The Persian Empire the Tories and a piece of leather: reverting to type

Leather that has not been properly treated will, with wear, revert to the shape it originally had on the animal. It’s a minor feature of entropy. I once had a leather jacket that developed a long fold right down the front. So it is with people who rarely have the energy to maintain disguise or inauthentic behaviour or, simply, an unusual way of life. It’s hard to sustain the effort. We all revert to type.

The Persian Empire is a case in point. Starting out as a collection of nomadic tribes, military conquest and collaborations eventually grew into one of the world’s earliest and most sophisticated imperial powers – the Archaemenids. Their palaces, notably at Persepolis, Babylon and Pasargadae, were extensive and lavish. They lived in stable splendour throughout their conquered regions, from Egypt up to the Caucasus and across to modern-day Afghanistan. Persian rulers would have cause to visit the regions from time to time for political reasons, and each time they travelled they did so with the whole court and an attendant military guard. This could number in the thousands of people. Their travelling tents themselves were palatial with columns and draperies, furniture and fittings. But, above all, they travelled because they could not stay put. They were nomads. In the Iranian summer they moved north to the mountains of Ecbatana; the winter months were spent in Babylon and Susa; and for the freshness of spring they travelled to Persepolis and Pasargadae. They always reverted to their nomadic selves.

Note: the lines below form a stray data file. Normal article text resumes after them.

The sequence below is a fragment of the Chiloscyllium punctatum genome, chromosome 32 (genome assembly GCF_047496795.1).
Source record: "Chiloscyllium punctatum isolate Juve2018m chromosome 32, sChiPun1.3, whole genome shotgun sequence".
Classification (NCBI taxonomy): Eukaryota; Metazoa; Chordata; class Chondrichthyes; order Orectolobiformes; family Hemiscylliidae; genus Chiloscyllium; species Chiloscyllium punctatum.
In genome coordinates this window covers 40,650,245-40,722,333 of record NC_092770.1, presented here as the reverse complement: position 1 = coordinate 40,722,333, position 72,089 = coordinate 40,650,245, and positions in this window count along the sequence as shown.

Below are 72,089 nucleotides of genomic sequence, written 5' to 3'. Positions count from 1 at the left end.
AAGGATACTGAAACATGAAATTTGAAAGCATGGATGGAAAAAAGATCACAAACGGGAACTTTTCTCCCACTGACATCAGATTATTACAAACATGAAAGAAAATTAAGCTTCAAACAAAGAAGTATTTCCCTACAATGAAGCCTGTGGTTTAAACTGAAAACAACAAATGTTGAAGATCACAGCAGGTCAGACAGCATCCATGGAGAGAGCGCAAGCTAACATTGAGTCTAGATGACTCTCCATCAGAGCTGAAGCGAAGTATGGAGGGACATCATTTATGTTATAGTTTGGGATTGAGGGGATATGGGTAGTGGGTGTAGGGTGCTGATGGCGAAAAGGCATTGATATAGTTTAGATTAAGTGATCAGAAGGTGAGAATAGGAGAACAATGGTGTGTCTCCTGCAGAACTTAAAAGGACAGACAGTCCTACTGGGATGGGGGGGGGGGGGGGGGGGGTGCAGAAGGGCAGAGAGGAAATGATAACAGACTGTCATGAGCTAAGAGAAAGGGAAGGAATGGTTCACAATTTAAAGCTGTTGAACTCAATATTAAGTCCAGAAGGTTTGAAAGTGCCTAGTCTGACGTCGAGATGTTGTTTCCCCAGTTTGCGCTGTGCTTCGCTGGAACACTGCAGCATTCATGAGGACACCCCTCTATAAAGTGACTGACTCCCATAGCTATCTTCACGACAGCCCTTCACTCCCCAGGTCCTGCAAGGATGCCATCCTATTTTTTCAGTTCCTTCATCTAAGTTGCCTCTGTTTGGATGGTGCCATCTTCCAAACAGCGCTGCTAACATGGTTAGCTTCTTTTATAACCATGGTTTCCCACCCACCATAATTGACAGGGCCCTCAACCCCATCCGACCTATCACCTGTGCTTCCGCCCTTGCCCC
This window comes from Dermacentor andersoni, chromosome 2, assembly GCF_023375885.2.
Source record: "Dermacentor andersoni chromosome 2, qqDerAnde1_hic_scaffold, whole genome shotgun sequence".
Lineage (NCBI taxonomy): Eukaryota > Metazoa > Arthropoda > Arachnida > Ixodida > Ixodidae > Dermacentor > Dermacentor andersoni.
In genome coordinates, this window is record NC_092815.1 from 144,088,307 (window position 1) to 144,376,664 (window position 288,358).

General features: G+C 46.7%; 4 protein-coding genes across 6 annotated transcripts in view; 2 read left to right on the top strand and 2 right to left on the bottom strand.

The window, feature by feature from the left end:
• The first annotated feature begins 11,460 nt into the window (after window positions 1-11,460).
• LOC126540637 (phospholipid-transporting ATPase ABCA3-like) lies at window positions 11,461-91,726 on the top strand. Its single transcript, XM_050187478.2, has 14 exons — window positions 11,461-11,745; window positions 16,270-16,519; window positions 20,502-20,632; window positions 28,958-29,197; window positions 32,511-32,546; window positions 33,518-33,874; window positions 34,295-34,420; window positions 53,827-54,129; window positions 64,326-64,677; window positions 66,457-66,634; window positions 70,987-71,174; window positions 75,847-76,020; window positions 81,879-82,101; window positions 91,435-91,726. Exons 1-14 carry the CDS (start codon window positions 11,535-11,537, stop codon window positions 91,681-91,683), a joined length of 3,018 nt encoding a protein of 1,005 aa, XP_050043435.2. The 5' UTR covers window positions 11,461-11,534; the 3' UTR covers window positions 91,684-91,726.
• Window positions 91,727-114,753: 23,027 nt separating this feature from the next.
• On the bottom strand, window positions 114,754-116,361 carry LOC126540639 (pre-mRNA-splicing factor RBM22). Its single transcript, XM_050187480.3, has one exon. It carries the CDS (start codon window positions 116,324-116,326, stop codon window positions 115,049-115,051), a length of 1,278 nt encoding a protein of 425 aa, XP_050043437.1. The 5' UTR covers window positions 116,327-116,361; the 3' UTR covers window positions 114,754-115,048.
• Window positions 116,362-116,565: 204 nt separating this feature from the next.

Nadhim Zahawi and his tax affairs stand for more than just the man. His avarice and insistence on avoiding his social responsibilities reveal a cultural tendency. He stands for a class of politician whose core values speak of acquisitiveness, of the rapid accumulation and jealous guarding of personal wealth. In Zahawi and the Prime Minister Sunak, himself, we see the Conservative party reverting to type. 13 years is too long to sustain the pretence of moral obligation – the effort and the dissimulation required is simply too much to bear. All the tropes – “we are all in this together”, “we have the welfare of the nation at heart”, “public services are safe with us” – and all the masquerading action required to instantiate them, these require emotional and physical energy. We see entropy afflicting the Tory Party, and its first symptom is the falling away of the curtain of deception. The flesh dissolves away, and the bare bones of greed and self-interest are laid open. Why would we think that successive Conservative cabinets of wealthy people – numerous millionaires – would hold, as their highest personal value, the public good? And who do we really think benefits from public austerity and private tax breaks? Since George Osborne and his wealth-friendly programme of fiscal austerity personal greed has been hiding in plain sight of the media, a neat case of ‘the emperor’s clothes’. As I wrote in the first of this series of blogs on the upcoming General Election, the conundrum is why so many voters find it hard to make a choice between Conservative and Labour. Zahawi makes the difference clear and stark and the emperor finally stands naked. How hard can it be to make a choice?

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